Database migration on a production database is never simple. Depending on the volume of requests some teams schedule database migration to off hours. You can run your alter statements with zero or minimal downtime following the steps mentioned below with a practical example.
As an example for this post, let’s assume you work for an E-commerce company which has both recurring and new customers. You have partners who publicize a discount code valid for a given date range and get a percent of the order’s total tracked by their discount code. Below is the schema for the partner and coupon code. Below is the initial schema before any change:
Now the new requirement is to track different commission percent for the new and recurring customer. New and recurring customers are evaluated by a different system/microservice and it is also responsible for commission calculation based on order total which is out of the scope of this focused example.
To do commission tracking by customer type we would decide to add 2 new columns commission_percent_new_customer, commission_percent_recurring_customer, the difficult question is how to roll it out without downtime.
The following migration script will update the DB schema to be in the above state for MYSQL DB:
ALTER TABLE `partner_discount_code` ADD `commission_percent_new_customer` DECIMAL NULL AFTER `commission_percent`, ADD `commission_percent_recurring_customer` DECIMAL NULL AFTER `commission_percent_new_customer` ,algorithm=inplace,lock=none;
Notice the algorithm=inplace,lock=none it is discussed below.
In the above example there can be 2 types of downtime as follows:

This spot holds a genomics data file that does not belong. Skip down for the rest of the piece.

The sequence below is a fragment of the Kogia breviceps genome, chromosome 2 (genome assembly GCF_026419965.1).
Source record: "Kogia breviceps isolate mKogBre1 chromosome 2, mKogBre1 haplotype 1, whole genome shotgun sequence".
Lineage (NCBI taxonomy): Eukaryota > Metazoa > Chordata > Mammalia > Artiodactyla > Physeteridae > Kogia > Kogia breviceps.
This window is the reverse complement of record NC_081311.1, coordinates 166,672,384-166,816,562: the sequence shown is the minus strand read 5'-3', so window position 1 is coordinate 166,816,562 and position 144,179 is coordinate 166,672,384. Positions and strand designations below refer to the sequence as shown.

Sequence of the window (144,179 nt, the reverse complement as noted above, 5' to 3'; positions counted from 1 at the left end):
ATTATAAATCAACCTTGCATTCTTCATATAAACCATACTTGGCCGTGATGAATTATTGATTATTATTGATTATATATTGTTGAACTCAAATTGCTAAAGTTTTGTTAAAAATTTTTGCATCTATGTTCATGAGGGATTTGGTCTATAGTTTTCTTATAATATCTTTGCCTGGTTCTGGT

Tables locked while migration runs
Downtime because of newly introduced columns and code not matching to it
For the first downtime issue depending on the database, it can be mitigated to a significant level with executing proper alter SQL statements.
For example in MYSQL if, algorithm=inplace, lock=none is suffixed with your alter it will run with 0 to minimum table lock allowing reads and writes while the migration runs.
This is especially important when altering tables with millions of rows as the alter can take minutes depending on the structure and data volume of the tables involved.
For the second issue, if the DB alter and code release is deployed in a specific sequence it can be handled much better. The deployment steps are listed below:
Add the two new columns to the partner_discount_code, let’s say the code is in v 1.1 now
Deploy code v 1.2 which adds and edits all 3 columns — commission_percent, commission_percent_new_customer and commission_percent_recurring_customer.
Test that all the things work as expected, even if you need to roll back nothing breaks and it’s fully backward compatible
When everything is fine, deploy code v 1.3 that adds or edits only on the 2 new columns
Test it for a day or two, then as per need you can drop the commission_percent column on the partner_discount_code table as it’s not used anymore
Always be careful with database migration. It’s is surely safe to take a backup of the table you will run the alter statement on before executive it.
Don’t deploy the code first that write to new columns then run the migration, it will result in errors as the code will try to access non-existing column(s).
Always think of backward compatibility usually without a revert migration. Generally, access to the production database is only given to a select few.
Run drop or rename columns only after you are fully satisfied that the new changes are not breaking anything.
It is better to run migrations (alter SQL) manually than part of the deployment to keep things segregated and more predictable.
Database migration is not difficult if it is done the right way. Hope this post helps you run your DB migrations in a smoother fashion.
Originally published at geshan.com.np.